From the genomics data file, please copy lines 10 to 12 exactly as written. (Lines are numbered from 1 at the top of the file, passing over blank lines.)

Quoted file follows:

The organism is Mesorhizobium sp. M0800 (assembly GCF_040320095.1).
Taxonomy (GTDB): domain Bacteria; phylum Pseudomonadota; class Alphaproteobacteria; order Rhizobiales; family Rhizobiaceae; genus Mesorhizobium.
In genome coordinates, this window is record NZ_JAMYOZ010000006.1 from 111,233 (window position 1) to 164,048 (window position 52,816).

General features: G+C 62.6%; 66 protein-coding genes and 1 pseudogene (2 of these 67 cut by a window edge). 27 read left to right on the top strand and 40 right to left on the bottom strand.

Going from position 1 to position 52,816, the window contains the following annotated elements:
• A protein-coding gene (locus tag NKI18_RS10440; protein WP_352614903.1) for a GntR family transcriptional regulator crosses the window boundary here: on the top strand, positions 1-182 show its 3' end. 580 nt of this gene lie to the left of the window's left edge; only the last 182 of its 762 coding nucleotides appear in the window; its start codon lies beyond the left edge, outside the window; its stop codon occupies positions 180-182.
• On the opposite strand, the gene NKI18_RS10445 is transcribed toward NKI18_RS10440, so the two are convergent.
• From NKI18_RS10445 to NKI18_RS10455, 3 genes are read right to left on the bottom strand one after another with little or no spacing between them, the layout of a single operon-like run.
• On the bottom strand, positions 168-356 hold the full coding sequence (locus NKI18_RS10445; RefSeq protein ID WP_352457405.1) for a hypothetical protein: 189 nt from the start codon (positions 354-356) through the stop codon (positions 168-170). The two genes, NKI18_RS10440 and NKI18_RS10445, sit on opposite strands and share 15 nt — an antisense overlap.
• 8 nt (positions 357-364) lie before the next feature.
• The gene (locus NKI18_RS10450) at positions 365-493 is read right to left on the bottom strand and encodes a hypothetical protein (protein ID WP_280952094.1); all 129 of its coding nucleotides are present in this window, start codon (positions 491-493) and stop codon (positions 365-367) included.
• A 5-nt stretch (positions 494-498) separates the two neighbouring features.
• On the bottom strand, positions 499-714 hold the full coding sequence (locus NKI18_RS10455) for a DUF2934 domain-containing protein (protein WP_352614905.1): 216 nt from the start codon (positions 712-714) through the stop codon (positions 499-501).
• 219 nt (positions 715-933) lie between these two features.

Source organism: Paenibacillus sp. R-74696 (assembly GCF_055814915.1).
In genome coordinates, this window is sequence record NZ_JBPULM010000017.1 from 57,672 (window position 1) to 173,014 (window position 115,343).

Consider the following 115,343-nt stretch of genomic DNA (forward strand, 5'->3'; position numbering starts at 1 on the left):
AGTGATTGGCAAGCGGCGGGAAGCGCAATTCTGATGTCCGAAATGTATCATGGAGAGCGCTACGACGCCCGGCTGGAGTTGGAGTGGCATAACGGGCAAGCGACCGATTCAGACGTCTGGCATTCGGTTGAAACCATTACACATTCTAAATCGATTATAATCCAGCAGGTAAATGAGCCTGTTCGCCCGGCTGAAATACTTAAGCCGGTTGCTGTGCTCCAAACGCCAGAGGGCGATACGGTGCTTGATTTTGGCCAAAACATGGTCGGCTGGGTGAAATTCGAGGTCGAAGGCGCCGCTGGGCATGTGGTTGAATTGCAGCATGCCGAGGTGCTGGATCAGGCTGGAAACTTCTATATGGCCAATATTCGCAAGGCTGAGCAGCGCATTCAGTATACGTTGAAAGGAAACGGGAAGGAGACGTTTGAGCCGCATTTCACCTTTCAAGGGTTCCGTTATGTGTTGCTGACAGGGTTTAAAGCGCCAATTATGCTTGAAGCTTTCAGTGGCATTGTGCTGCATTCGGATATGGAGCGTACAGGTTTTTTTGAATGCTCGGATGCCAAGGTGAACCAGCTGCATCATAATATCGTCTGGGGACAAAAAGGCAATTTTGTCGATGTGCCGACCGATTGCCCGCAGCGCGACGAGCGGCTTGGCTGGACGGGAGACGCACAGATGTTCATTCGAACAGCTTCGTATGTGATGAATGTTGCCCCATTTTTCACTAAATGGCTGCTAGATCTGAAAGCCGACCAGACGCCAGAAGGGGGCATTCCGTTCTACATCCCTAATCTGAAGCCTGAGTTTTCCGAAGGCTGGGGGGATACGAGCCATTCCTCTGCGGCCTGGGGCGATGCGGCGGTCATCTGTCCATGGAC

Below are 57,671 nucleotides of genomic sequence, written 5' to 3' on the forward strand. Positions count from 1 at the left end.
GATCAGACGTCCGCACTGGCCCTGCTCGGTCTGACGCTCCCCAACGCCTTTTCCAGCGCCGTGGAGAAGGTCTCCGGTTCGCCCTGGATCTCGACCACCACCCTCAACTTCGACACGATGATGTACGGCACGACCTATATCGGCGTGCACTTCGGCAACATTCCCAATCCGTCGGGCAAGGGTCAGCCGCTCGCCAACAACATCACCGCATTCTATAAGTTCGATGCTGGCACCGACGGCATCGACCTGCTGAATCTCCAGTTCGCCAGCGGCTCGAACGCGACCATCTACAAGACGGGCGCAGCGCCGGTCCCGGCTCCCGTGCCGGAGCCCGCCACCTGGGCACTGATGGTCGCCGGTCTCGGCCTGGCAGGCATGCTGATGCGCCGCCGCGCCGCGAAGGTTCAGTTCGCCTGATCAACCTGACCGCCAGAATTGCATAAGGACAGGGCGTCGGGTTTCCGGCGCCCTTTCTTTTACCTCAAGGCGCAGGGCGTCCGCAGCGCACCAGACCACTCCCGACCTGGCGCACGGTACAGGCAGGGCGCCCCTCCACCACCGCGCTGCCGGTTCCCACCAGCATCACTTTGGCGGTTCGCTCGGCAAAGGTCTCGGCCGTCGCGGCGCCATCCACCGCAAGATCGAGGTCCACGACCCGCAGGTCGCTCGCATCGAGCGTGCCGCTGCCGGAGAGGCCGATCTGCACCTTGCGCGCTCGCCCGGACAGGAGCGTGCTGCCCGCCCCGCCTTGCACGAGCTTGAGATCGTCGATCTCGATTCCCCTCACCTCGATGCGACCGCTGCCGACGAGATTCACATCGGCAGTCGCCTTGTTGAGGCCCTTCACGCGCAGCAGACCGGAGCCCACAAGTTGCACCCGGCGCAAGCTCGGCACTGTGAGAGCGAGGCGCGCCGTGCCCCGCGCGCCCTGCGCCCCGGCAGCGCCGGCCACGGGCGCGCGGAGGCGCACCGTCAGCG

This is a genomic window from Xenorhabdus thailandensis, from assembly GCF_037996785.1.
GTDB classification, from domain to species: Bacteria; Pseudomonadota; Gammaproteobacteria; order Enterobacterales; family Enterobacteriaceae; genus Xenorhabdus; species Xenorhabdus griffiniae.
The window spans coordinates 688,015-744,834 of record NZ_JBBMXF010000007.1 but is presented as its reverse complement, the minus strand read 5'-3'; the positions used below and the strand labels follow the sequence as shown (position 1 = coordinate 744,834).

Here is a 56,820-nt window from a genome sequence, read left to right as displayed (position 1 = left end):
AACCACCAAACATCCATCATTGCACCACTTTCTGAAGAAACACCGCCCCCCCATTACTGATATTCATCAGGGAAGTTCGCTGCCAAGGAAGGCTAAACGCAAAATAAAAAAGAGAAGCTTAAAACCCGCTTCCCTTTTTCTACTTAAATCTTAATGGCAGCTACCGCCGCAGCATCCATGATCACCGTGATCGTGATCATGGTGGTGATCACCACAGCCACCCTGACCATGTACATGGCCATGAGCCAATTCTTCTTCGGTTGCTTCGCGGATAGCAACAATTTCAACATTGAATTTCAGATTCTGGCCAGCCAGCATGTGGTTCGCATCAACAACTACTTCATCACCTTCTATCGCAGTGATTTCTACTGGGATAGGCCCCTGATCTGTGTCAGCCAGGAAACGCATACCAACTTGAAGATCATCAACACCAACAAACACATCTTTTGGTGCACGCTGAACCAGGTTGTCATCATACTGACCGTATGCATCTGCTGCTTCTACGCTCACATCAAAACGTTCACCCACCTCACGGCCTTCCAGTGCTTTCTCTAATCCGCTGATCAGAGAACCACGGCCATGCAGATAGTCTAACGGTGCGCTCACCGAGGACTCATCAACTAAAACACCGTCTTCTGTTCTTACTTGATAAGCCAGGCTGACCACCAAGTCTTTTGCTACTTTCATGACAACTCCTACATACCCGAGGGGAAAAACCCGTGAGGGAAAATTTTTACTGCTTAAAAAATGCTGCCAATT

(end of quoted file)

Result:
• 8 nt (positions 357-364) lie before the next feature.
• The gene (locus NKI18_RS10450) at positions 365-493 is read right to left on the bottom strand and encodes a hypothetical protein (protein ID WP_280952094.1); all 129 of its coding nucleotides are present in this window, start codon (positions 491-493) and stop codon (positions 365-367) included.
• A 5-nt stretch (positions 494-498) separates the two neighbouring features.